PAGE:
This is another in a line of SEC cases for an alleged failure to disclose executive perquisites as “other compensation” in the company’s annual proxy statement.  The SEC has had a bee in its bonnet for years about making sure that trivial amounts of money paid to executives be properly disclosed.  I get the idea that large expenses for the personal use of company jets or yachts, or even multimillion dollar company-owned luxury apartments, might be interesting (or, more accurately, titillating) to shareholders, although rarely “material” in any true investment sense.  If the SEC limited its perks enforcement activities to gross failures of that nature, I guess it would not be a total waste of taxpayer money.  But outrageous undisclosed perks are few and far between nowadays, so the SEC enforcement staff gets itself in high dudgeon over trivial amounts of undisclosed company-paid personal expenses.  Why?  If the SEC staff were focused on maintaining fair and efficient securities markets it would be inexplicable.  But many of them are not.  Many of the enforcement staff specialize in being self-righteously judgmental, and they’ll be damned if rich, pampered, company executives avoid punishment for failing to disclose that the company paid for them to take friends, wives, or (perish the thought) “girlfriends” to the theater.  That would be fine if the SEC staffers were spending their own money to satisfy their personal piques.  But they are spending taxpayer money – and a lot of it – to pursue such trivial matters.

If you thing I’m going overboard, check out SEC v. Miller.  The SEC is “making a federal case” out of the failure of Polycom, Inc. to disclose in its proxy statement that its former CEO, Andrew Miller, used Polycom money to fund personal expenses to the tune of “at least $190,000” over four years.  I’m not missing any commas there; the crux of the case is the following allegation: “as Miller knew, Polycom omitted from its compensation disclosures at least the following amounts of Miller’s personal expenses, by fiscal year: approximately $15,435 in 2010; approximately $28,478 in 2011; approximately $115,683 in 2012; and approximately $30,474 in 2013.”  This, per the agency that ignored red flags evidencing the huge Madoff and Stanford Ponzi schemes without ever being held accountable, constitutes “a long-running scheme to surreptitiously use Polycom funds to pay for his personal expenses, including lavish meals, foreign and domestic travel, clothing, gifts and entertainment for himself, and his relatives and friends.”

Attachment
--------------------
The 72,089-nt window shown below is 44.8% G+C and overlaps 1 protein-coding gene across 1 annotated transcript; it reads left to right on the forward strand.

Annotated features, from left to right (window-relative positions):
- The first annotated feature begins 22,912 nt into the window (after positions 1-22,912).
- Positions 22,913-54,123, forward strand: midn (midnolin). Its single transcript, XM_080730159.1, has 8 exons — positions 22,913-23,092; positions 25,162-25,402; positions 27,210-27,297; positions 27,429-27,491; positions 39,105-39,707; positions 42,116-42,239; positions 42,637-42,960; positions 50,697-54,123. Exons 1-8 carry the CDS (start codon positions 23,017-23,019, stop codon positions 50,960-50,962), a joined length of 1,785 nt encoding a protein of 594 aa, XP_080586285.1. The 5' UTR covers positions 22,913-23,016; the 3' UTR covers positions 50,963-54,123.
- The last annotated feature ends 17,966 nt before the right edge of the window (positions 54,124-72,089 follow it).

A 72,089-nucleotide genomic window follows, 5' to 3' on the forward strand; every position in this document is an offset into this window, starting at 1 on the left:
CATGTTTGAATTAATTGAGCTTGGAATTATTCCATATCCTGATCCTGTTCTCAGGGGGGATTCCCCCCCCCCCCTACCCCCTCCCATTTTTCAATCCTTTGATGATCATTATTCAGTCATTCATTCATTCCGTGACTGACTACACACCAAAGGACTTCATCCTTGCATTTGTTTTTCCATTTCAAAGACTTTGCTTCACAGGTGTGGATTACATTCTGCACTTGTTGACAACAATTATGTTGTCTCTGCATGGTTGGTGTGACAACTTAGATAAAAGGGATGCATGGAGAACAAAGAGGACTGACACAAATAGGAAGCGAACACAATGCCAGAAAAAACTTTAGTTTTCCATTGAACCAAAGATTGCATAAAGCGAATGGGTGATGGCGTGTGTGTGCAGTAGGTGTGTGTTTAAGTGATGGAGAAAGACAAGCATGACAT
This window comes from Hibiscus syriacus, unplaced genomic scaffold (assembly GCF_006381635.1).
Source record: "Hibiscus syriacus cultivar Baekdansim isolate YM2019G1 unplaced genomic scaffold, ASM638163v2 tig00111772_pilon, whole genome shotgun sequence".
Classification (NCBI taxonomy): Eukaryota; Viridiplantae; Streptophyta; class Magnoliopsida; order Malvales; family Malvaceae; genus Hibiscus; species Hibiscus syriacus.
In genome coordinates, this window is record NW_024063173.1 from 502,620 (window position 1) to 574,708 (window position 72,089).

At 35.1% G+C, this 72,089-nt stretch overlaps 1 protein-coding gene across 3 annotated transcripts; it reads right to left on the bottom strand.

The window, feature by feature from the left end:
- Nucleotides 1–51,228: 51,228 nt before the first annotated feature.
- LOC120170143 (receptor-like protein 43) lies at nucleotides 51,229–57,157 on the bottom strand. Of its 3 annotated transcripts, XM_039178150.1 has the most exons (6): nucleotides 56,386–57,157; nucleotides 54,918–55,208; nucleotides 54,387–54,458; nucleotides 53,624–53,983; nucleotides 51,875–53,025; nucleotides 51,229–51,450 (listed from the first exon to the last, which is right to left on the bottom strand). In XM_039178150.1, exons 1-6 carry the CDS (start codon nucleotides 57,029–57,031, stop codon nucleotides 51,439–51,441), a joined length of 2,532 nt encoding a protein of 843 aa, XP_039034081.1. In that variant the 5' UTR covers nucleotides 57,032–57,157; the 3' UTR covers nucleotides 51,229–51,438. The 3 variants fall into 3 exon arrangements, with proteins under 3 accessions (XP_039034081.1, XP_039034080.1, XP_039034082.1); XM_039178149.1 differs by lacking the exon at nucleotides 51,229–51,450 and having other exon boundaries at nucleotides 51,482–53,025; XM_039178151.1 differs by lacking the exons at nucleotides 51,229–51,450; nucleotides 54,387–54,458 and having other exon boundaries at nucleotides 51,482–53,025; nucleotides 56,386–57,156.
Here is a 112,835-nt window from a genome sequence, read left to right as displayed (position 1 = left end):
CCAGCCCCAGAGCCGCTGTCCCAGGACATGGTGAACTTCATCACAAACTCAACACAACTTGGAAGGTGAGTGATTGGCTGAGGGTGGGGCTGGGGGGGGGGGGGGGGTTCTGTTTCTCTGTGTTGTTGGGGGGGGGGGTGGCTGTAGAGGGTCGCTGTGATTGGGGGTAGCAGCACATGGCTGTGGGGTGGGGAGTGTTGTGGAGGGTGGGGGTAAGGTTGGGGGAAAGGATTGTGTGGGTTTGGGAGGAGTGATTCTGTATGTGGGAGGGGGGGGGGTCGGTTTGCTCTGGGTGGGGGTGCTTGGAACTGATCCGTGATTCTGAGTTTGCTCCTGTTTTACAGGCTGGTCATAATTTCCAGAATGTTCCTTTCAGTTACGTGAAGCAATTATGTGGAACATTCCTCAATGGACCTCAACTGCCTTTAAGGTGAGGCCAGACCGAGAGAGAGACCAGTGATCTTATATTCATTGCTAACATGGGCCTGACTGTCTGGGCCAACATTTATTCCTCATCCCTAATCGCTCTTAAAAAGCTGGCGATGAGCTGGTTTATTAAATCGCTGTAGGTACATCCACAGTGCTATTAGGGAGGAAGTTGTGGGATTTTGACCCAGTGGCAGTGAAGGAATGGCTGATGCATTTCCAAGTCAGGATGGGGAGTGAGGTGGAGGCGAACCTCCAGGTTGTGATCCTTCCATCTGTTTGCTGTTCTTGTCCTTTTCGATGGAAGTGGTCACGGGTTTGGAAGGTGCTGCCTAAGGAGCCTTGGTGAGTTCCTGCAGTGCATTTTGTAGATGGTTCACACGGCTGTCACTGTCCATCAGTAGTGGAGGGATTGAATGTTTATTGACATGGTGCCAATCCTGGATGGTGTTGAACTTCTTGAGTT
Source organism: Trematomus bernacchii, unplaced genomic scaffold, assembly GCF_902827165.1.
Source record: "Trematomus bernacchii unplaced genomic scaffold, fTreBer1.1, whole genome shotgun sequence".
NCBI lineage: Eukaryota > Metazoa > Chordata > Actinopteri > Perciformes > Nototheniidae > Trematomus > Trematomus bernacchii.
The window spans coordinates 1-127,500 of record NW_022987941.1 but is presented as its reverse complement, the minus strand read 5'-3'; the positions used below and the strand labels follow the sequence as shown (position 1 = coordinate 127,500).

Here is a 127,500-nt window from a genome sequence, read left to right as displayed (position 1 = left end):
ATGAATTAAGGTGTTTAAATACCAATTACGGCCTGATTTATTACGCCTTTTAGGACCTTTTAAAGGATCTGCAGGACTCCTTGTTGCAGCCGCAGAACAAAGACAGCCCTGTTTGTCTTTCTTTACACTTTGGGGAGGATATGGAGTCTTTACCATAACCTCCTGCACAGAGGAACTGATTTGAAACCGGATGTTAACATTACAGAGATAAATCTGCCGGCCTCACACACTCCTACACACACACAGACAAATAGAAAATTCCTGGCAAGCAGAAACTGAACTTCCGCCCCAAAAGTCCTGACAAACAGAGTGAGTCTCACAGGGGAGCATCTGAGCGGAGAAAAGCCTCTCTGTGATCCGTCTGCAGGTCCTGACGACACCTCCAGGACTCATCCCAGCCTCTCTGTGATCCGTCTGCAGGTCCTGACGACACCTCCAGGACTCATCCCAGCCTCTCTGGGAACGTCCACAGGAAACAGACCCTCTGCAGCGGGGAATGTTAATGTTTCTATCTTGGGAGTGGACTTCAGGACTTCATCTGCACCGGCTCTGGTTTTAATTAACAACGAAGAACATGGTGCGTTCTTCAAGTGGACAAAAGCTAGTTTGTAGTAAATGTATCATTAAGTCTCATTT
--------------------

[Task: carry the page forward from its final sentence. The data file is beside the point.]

So, let’s see how terrible it really was.  In 2010, the SEC alleges $15,435 in personal expenses were not disclosed as perquisites.  In that year what was disclosed was “$4,341,868 in total compensation, including $111,493 in perks.”  In 2011, the proxy allegedly failed to include $28,478 in perk disclosures, but did disclose “that Miller had received $5,016,646 in total compensation, including $112,998 in perks.”  In 2012: “Polycom reported that Miller had received $7,356,905 in total compensation, including $31,430 in perks,” but allegedly failed to disclose $115,683 in perks.  (That included two tickets to Les Miserables and Jersey Boys allegedly used by Miller and his “girlfriend.”)  And in 2013, “Polycom reported that Miller had received $7,682,509 in total compensation, including $5,180 in perks,” but allegedly failed to disclose $30,474 in perks.